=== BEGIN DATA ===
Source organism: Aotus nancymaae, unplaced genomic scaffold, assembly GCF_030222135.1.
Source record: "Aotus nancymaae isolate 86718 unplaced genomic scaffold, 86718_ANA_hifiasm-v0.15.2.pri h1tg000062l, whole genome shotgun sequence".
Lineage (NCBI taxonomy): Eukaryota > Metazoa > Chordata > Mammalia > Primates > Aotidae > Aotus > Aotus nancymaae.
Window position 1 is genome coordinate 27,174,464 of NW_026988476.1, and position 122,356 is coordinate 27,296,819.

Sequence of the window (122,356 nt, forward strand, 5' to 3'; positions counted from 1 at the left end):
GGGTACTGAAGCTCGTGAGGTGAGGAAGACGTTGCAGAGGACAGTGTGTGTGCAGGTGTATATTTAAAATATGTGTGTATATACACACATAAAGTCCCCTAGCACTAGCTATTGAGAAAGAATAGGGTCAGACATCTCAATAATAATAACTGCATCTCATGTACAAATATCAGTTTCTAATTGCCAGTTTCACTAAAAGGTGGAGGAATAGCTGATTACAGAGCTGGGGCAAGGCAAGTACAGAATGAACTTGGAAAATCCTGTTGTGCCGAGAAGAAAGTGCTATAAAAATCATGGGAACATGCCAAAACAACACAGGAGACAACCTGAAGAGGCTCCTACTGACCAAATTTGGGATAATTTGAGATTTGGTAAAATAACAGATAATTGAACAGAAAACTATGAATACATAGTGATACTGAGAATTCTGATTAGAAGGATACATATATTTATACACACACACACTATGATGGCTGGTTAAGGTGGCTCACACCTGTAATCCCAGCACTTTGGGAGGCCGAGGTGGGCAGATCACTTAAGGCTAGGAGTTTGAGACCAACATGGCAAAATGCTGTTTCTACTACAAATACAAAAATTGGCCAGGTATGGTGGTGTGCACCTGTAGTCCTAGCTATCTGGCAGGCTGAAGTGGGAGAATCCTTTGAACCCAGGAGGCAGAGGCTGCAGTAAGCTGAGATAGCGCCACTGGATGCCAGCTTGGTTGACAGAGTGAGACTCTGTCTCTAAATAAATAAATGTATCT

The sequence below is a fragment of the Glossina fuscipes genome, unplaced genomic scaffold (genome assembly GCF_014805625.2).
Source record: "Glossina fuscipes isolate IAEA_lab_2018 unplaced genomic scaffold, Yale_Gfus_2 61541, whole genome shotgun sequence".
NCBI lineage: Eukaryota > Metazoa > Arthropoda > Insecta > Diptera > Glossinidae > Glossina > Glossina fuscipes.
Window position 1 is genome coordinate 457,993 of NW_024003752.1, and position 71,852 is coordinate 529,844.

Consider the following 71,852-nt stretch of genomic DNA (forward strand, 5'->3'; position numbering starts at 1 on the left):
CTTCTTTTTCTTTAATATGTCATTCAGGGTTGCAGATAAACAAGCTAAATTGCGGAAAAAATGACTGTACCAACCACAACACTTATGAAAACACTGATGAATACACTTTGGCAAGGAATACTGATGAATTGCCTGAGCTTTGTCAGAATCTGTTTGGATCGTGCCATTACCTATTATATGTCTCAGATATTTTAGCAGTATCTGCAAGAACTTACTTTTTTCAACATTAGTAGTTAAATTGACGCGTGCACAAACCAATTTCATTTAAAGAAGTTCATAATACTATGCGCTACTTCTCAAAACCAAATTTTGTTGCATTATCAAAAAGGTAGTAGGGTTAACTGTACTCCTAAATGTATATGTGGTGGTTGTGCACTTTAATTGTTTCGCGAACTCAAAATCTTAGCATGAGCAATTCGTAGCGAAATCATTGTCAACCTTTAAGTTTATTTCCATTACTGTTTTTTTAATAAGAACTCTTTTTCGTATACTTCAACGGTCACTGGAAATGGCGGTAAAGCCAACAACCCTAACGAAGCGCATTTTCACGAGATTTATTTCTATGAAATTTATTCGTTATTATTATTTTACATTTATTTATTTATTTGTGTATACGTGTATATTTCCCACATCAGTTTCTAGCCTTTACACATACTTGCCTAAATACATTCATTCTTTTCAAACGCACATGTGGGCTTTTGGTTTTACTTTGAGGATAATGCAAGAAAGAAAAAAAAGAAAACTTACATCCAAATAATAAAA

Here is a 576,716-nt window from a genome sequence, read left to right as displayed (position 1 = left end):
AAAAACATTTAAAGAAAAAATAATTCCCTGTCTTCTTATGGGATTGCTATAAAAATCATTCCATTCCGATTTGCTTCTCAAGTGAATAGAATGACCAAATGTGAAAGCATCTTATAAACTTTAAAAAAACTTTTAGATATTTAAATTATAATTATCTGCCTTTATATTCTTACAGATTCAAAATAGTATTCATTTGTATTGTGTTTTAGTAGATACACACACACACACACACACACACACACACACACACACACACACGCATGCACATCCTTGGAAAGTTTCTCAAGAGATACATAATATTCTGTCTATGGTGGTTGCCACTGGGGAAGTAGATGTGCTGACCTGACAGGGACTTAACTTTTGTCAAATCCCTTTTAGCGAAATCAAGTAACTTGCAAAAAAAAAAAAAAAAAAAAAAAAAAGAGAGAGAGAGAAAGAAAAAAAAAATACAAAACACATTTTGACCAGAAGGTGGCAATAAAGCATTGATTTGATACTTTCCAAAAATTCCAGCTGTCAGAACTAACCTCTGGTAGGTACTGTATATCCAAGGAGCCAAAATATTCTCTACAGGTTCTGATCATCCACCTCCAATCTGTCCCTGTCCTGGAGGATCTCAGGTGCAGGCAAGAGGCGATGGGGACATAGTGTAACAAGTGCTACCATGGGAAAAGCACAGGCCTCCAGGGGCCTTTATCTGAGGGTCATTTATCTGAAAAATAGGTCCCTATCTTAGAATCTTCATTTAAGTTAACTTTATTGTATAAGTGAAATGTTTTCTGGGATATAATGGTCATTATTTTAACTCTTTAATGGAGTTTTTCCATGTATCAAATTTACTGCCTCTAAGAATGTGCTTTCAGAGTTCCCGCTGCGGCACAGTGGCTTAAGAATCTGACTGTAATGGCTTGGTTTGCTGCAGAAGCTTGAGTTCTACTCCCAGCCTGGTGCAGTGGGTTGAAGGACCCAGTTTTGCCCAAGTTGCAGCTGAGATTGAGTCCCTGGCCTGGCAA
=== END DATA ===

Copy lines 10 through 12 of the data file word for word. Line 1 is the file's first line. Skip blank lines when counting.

Window position 1 is genome coordinate 457,993 of NW_024003752.1, and position 71,852 is coordinate 529,844.

Consider the following 71,852-nt stretch of genomic DNA (forward strand, 5'->3'; position numbering starts at 1 on the left):
CTTCTTTTTCTTTAATATGTCATTCAGGGTTGCAGATAAACAAGCTAAATTGCGGAAAAAATGACTGTACCAACCACAACACTTATGAAAACACTGATGAATACACTTTGGCAAGGAATACTGATGAATTGCCTGAGCTTTGTCAGAATCTGTTTGGATCGTGCCATTACCTATTATATGTCTCAGATATTTTAGCAGTATCTGCAAGAACTTACTTTTTTCAACATTAGTAGTTAAATTGACGCGTGCACAAACCAATTTCATTTAAAGAAGTTCATAATACTATGCGCTACTTCTCAAAACCAAATTTTGTTGCATTATCAAAAAGGTAGTAGGGTTAACTGTACTCCTAAATGTATATGTGGTGGTTGTGCACTTTAATTGTTTCGCGAACTCAAAATCTTAGCATGAGCAATTCGTAGCGAAATCATTGTCAACCTTTAAGTTTATTTCCATTACTGTTTTTTTAATAAGAACTCTTTTTCGTATACTTCAACGGTCACTGGAAATGGCGGTAAAGCCAACAACCCTAACGAAGCGCATTTTCACGAGATTTATTTCTATGAAATTTATTCGTTATTATTATTTTACATTTATTTATTTATTTGTGTATACGTGTATATTTCCCACATCAGTTTCTAGCCTTTACACATACTTGCCTAAATACATTCATTCTTTTCAAACGCACATGTGGGCTTTTGGTTTTACTTTGAGGATAATGCAAGAAAGAAAAAAAAGAAAACTTACATCCAAATAATAAAA